The Daily

2018: A Full Tilt Boogie

2018 has me thinking about the direction of my practice over the next year or two. We will soon be celebrating my 25th year in practice as a solo practitioner. I’m proud of that achievement. I’m proud of what we have been able to accomplish here in Southwest Florida and around the State. I am looking forward to the clients we can help.

Almost three years ago, I eulogized my Father at the Tower Club, high above the Broward County Courthouse (where we did a lot of good together). I talked into the open microphone in front of a large crowd that filled two rooms. Colleagues, family, friends, supporters, co-workers, judges and other courthouse personnel were gathered to drink, eat and swap stories about the ‘good old days’ of trial lawyering.

The point I was hungry to make  – well, there were really two points I wanted to make. First, that (as everyone knew) Dad’s whole thing was ‘a full tilt boogie’. I never need to wonder what his advice would be in any particular work circumstance. It would be the most aggressive and inflammatory of all the available options – always swinging for the fences. No bunting. We told a lot of stories about that side of my Dad that night. It was a wild ride, with the pedal most definitely put to the metal. That’s not for everyone – and he knew that.

The second point was more personally important – at least to me. The judges and many of the lawyers already knew it but I wanted everyone to hear it. That is, that he did it the right way. Yeah, the volume was turned up to 11. Most certainly, there were veiled and not so veiled threats of apocalyptic ‘hell’ that would rain like blood if he didn’t get his way. But he had massive skills to back up all of the bluster. I brought to the service a copy of one of my old Torts textbook from law school. I told the story about the summer I clerked for my Father after my first year of law school. He had given me a file that involved a young man in a coma and on life support for years after an amateur boxing match gone horribly wrong. Depositions, including Angelo Dundee (Mohamed Ali’s trainer from Miami), had already been taken. I reviewed all the file materials, wrote my memo on the issues and took all of it – including my Prosser textbook into his office. I explained to him that he couldn’t succeed, citing the dusty old hornbook: containing the well-known legal bromide that boxers could not sue for negligence because they “assumed the risk” of injury in the ring.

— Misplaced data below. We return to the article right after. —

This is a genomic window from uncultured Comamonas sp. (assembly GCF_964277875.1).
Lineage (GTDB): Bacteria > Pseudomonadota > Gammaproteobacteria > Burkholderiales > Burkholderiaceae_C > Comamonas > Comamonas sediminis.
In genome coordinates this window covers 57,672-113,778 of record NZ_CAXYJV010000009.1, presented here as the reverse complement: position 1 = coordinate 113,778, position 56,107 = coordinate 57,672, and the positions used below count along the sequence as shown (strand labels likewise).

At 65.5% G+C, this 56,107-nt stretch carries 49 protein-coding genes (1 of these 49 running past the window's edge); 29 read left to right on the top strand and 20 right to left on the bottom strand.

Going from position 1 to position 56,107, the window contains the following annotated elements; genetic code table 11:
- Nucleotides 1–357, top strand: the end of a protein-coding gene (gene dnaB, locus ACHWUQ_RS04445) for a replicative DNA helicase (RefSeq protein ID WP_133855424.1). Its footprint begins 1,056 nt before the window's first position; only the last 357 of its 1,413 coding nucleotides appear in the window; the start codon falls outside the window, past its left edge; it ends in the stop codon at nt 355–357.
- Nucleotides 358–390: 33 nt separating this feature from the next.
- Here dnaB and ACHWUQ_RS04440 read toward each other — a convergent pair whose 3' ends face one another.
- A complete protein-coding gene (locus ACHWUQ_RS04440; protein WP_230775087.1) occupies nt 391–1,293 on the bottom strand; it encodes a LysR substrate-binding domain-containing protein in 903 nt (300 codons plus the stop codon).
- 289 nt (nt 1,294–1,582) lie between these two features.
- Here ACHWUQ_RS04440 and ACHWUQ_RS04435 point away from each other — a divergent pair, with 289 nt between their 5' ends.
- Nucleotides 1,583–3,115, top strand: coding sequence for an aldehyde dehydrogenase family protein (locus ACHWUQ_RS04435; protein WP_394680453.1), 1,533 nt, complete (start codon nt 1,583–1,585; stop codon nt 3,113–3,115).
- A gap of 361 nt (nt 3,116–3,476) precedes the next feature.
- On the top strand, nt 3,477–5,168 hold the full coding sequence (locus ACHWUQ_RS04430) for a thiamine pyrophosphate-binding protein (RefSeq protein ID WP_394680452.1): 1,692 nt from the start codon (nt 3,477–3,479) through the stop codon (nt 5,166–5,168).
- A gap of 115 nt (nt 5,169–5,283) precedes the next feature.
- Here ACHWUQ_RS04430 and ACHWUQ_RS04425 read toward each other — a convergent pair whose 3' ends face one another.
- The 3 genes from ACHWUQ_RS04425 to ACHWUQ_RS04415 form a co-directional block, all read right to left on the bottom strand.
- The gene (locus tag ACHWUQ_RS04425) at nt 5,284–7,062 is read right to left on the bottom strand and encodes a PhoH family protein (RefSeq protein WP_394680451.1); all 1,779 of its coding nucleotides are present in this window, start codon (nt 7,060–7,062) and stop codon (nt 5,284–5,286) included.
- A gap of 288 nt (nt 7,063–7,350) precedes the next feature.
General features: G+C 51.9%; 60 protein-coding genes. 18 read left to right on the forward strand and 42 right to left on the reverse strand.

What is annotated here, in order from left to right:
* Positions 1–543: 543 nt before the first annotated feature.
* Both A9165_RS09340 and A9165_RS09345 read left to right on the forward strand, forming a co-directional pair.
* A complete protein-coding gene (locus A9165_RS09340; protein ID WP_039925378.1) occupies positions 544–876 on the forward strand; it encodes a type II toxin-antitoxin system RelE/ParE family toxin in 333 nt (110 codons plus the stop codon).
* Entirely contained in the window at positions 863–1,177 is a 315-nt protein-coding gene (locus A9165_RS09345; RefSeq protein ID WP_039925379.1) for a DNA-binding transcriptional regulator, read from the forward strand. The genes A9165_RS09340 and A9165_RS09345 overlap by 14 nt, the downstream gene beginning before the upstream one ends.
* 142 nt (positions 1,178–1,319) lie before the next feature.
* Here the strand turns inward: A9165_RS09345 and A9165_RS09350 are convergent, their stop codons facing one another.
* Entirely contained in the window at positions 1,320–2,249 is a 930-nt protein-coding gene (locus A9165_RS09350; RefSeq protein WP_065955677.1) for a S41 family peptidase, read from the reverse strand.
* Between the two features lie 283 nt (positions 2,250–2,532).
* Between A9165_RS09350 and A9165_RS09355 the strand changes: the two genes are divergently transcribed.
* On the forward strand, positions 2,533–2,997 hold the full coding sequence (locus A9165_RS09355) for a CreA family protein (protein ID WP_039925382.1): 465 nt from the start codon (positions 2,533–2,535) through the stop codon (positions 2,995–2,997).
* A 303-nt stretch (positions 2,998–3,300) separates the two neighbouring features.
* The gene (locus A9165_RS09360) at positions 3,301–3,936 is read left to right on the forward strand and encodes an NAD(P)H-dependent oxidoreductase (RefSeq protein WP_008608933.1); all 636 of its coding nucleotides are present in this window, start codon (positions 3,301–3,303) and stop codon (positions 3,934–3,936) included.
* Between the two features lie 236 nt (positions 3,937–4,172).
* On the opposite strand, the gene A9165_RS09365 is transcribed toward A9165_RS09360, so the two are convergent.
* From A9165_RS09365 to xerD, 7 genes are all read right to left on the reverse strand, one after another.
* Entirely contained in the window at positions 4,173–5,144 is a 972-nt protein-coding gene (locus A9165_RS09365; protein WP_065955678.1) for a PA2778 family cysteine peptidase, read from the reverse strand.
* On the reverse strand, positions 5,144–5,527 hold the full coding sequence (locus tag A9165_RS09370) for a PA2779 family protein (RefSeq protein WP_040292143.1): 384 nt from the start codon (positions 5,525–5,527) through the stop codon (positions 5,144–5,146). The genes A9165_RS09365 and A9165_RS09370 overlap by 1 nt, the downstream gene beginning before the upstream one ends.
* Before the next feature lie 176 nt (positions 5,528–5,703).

My Father listened to me patiently, then said “Watch me.” I did.

The lawyer who defended the boxing case, Tom Heath, is a long time family friend and was at the service. He followed me to the microphone. I’d asked him if he would have any issue talking about the decades old case. He didn’t. He remembered it as vividly as I did. Not only did my Dad get past the inevitable and well-taken motions to block the case on “the assumption of the risk” and other legal doctrines, he got it all the way to a jury. Tom remembered the nervous moments while everyone waited for the verdict. The numbers at stake were, for the time, very weighty. There was a lot of money on the table – put up by the carrier against all odds and only after a lot of persuasion. But the family of the boxer was steadfast – they wanted the verdict. When the verdict came in for the defense, my Dad took his lumps like a man. Because that is what real trial lawyers do.

At the service, I joked about how my Dad was probably cursing me for wanting to talk about one of the few cases he lost. But to me, it remains the most remarkable achievement of his career. And a lesson to all lawyers about doing things your own way – but also the right way.

I always strive to meet the example set by my Father. I don’t try to mimic him – my skill set is slightly different. But we can also turn it up to 11 and enjoy a good full tilt boogie. Here’s to 2018.